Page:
Musica does not use a rigid, but an adaptive methodology. In this way we guarantee the greatest possible flexibility in the development and supervision of creative processes. Each artistic process goes through four different phases, inspired by biological processes. The process matures from our world of ideas or ‘atmosphere’ (1), then we create a habitat (2) in which artistic cross-pollinations take place (3) that culminate in a phase of creative harvest (4).

These biological metaphors point to an organic chronology, but at the same time underline the flexible and adaptive nature of our working method. In any artistic process we are in fact faced with an abundance of variables: environmental factors, sudden events, the character and personal baggage of each participant. By participant we mean everyone who is actively or passively involved: the participant, artist, audience, partner, visitor, etc. Seemingly banal aspects such as temperature, acoustics and furniture also have an undeniable influence. These variables often contain the seeds of an artistic result.

Thanks to its many years of experience, Musica can embrace these variables and weave them into an artistic development. In doing so, we focus on optimal guidance: stimulating interaction between participants, an open and critical questioning process, constantly offering new and challenging perspectives. Here too, the biological process forms an ideal metaphor for our thinking about artistic contexts and interactions. The following questions are central: How do we relate to each other and the world? In doing so, how do we take into account the complexity of impressions, interpretations and interactions?


Musica’s atmosphere is the collection of the ideas, the collective knowledge and the experience within the team. It is nurtured, supported, questioned and critically challenged by everyone we work with. Through impressions and experiences, through looking back and insights from past projects, new ideas and perspectives emerge. The atmosphere forms the framework for thinking and feeds the criteria that lead to the shaping and estimation of projects. We explore the variety of conditions that guarantee an optimal variety of artistic outcomes.


Each Musica project creates a new habitat: an environment “inhabited” by artists, educators, participants, organizers, partners. This environment is largely predetermined, but evolves along with its inhabitants as an adaptive fact as the project progresses. The equality between all actors makes the habitat a safe home.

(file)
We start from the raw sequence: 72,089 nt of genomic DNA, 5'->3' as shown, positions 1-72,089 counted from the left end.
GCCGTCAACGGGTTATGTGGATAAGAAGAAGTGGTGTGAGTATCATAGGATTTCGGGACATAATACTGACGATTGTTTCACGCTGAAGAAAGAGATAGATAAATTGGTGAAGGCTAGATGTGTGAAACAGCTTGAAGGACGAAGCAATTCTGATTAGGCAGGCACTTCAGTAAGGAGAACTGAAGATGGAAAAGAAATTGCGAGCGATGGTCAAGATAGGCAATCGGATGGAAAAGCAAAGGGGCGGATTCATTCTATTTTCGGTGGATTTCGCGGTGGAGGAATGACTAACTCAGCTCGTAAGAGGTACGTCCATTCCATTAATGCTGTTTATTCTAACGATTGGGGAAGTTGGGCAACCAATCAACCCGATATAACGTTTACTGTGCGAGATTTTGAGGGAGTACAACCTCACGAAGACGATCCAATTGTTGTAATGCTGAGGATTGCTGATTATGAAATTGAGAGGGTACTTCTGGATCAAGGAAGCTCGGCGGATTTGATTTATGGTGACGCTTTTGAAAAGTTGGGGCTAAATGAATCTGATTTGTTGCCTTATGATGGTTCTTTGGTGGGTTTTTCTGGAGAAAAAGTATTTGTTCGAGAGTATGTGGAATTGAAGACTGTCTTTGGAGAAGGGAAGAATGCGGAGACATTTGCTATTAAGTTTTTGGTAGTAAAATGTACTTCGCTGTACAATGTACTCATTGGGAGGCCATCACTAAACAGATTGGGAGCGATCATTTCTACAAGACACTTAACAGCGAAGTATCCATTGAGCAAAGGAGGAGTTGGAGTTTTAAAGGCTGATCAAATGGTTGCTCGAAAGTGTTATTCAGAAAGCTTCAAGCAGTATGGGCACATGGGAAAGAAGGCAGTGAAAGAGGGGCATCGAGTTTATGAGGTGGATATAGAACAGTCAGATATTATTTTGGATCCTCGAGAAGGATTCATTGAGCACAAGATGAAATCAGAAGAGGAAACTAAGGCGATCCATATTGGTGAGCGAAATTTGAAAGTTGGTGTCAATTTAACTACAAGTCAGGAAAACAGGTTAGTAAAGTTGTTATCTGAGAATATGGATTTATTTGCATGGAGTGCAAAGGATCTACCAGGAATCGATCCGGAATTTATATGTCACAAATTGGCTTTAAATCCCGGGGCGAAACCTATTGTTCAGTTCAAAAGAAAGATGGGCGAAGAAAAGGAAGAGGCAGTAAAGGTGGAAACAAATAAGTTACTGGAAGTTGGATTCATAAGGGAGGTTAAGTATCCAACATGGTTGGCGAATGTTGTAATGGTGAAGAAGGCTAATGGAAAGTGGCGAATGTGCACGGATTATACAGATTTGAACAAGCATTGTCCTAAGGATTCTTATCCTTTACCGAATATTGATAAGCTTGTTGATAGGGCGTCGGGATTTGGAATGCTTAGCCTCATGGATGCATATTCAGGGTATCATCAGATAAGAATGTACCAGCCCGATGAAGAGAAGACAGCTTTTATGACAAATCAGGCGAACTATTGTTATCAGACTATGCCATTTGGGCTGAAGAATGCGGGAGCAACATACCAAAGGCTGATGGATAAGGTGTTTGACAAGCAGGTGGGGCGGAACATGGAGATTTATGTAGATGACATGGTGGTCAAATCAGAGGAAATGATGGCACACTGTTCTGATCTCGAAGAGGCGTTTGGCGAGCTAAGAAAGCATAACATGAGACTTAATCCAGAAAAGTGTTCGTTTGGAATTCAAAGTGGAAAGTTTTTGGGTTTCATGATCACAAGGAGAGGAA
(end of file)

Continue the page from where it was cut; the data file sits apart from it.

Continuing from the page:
Atmosphere and habitat both influence pollination. All participants interact with each other and with space, material and time. In this way they influence the output. Pollination occurs in many ways: through present expertise, attitudes, gestures, facial expressions, intonations, rhythms, ideas, objects, artworks, language and other forms of (non-)verbal interaction. This cross-pollination enriches one’s own experience and leads to awareness of one’s own musicality.


Once a process of pollination and flowering is underway, it inevitably leads to a result: a composition, improvisation, installation, recording, choreography, reflection, or lasting memory. This result contains the seeds for a new cycle and lays seeds for the participants and for Musica’s operation.


We attach great importance to the ‘after preparation’, by analogy with the German term Nachbereitung. Each project is thoroughly evaluated afterwards with all the participants. The process is examined from different angles: looking back, thinking through, deepening, zooming in and out, putting things in perspective. In this way we enrich and refine the process and by extension our methodology from everyone’s experience. The evaluation, in turn, provides new inspiration and possibly leads to new artistic perspectives from the realization that an artistic process can never be reproduced. Thus, as in nature, it is cyclical, with nothing ever being quite the same.